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John Quincy Adams

These two orations were given by John Quincy Adams in Commemoration of the Pilgrims Landing at Plymouth and the Jubilee of the United States Constitution.

 

Contents

  1. Oration 1 
    The Jubilee of the Constitution, delivered at New York, April 30, 1839, before the New York Historical Society.
    Fellow-Citizens and Brethren, Associates of the New York Historical Society:
    Would it be an unlicensed trespass of the imagination to conceive that on the night preceding the day of which you now commemorate the fiftieth anniversary--on the night preceding that thirtieth of April, 1789, when from the balcony of your city hall the chancellor of the State of New York administered to George Washington the solemn oath faithfully to execute the office of President of the United States, and to the best of his ability to preserve, protect, and defend the constitution of the United States--that in the visions of the night the guardian angel of the Father of our Country had appeared before him, in the venerated form of his mother, and, to cheer and encourage him in the performance of the momentous and solemn duties that he was about to assume, had delivered to him a suit of celestial armor--a helmet, consisting of the principles of piety, of justice, of honor, of benevolence, with which from his earliest infancy he had hitherto walked through life, in the presence of all his brethren; a spear, studded with the self-evident truths of the Declaration of Independence; a sword, the same with which he had led the armies of his country through the war of freedom to the summit of the triumphal arch of independence; a corselet and cuishes of long experience and habitual intercourse in peace and war with the world of mankind, his contemporaries of the human race, in all their stages of civilization; and, last of all, the Constitution of the United States, a shield, embossed by heavenly hands with the future history of his country?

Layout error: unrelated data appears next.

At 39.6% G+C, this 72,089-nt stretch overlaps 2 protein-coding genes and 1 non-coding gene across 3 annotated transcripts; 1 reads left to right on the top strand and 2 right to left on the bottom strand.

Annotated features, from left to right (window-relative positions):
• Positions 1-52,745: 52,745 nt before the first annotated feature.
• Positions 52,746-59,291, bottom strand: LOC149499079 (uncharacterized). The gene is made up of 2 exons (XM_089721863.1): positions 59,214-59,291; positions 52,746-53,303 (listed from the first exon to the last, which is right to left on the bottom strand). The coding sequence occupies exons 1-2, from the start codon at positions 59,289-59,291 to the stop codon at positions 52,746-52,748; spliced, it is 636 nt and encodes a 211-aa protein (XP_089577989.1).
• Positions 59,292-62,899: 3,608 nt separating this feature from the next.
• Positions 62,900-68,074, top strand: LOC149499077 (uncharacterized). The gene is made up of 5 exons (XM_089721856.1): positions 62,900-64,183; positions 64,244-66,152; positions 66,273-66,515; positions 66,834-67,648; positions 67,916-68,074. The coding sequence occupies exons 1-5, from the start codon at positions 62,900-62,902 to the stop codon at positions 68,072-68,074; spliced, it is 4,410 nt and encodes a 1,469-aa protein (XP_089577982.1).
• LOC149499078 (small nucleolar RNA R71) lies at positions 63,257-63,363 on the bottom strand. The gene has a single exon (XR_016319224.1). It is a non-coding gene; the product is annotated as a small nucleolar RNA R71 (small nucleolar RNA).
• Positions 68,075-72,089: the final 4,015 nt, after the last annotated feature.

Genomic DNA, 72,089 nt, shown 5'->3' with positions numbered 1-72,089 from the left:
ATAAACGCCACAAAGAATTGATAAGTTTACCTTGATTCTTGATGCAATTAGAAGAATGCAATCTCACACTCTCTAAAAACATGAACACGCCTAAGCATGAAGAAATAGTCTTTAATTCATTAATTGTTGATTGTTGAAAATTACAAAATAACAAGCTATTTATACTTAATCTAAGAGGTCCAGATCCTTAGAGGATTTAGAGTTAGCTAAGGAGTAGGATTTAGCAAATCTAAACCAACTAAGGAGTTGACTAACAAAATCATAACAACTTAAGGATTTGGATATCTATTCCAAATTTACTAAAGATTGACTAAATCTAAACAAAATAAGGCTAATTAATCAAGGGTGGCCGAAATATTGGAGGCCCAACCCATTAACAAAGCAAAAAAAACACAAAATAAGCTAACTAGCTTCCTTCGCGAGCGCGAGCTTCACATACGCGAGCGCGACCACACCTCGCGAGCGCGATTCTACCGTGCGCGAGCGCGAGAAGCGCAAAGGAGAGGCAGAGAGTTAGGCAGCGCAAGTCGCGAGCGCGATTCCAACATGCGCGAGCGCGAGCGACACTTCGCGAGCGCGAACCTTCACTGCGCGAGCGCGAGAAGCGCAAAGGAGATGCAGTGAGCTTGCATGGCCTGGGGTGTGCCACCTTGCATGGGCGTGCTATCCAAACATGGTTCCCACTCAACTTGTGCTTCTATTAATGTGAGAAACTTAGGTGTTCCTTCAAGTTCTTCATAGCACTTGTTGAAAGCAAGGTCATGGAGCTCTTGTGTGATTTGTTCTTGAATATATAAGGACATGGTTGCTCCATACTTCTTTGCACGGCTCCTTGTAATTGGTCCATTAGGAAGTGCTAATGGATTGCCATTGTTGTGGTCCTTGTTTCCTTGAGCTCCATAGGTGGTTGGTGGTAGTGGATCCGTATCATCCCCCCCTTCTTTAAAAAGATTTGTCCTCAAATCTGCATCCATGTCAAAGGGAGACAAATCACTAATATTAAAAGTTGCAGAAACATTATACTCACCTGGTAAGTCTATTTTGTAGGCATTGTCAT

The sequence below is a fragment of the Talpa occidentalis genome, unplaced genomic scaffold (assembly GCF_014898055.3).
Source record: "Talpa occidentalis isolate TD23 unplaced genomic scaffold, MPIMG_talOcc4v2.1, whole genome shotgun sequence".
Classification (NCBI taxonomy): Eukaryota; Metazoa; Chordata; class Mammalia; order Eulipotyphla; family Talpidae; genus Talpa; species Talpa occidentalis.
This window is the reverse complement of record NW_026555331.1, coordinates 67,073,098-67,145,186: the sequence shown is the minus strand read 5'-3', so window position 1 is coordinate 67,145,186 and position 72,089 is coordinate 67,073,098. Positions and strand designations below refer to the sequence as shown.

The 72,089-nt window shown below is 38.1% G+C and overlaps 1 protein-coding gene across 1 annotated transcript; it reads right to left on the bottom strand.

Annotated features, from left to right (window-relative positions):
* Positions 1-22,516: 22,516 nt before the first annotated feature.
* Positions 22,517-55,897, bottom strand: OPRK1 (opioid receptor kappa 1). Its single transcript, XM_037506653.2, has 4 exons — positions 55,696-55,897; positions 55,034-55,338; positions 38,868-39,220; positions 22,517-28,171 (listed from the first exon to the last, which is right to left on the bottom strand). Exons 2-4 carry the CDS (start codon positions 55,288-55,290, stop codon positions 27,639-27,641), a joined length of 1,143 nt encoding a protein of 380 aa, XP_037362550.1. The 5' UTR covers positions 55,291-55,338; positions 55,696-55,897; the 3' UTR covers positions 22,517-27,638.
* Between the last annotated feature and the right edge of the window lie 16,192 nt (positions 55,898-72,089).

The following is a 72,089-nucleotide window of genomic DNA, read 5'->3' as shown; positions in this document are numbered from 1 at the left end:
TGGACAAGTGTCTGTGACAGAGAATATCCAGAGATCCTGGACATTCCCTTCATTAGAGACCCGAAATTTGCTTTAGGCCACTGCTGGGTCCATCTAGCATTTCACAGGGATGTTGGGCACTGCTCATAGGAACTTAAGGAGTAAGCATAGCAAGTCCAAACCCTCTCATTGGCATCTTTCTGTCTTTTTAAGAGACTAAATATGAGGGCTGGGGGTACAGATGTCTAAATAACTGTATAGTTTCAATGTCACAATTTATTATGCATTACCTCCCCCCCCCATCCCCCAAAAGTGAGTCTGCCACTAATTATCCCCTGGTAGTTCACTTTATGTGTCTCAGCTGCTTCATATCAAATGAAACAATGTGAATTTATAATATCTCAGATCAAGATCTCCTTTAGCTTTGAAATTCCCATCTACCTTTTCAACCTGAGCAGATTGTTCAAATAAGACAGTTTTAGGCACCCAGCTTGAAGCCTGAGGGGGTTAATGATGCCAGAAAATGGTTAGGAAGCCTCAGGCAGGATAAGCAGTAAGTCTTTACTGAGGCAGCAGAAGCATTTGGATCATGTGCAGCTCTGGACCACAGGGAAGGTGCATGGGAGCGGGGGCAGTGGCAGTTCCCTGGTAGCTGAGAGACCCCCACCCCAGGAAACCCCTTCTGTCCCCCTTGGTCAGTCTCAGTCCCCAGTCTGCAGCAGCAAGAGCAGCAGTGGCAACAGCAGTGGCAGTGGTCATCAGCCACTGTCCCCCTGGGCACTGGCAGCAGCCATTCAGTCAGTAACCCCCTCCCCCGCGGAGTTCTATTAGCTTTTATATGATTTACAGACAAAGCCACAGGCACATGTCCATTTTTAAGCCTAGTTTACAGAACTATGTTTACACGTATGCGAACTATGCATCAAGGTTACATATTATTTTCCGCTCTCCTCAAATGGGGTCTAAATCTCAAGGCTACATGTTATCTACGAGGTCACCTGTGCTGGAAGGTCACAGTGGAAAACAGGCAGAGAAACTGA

2. Oration 2 
    Oration at Plymouth, December 22, 1802, in Commemoration of the Landing of the Pilgrims.
    Among the sentiments of most powerful operation upon the human heart, and most highly honorable to the human character, are those of veneration for our forefathers, and of love for our posterity. They form the connecting links between the selfish and the social passions. By the fundamental principle of Christianity, the happiness of the individual is interwoven, by innumerable and imperceptible ties, with that of his contemporaries. By the power of filial reverence and parental affection, individual existence is extended beyond the limits of individual life, and the happiness of every age is chained in mutual dependence upon that of every other.

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Etext Prepared by Anthony J. Adam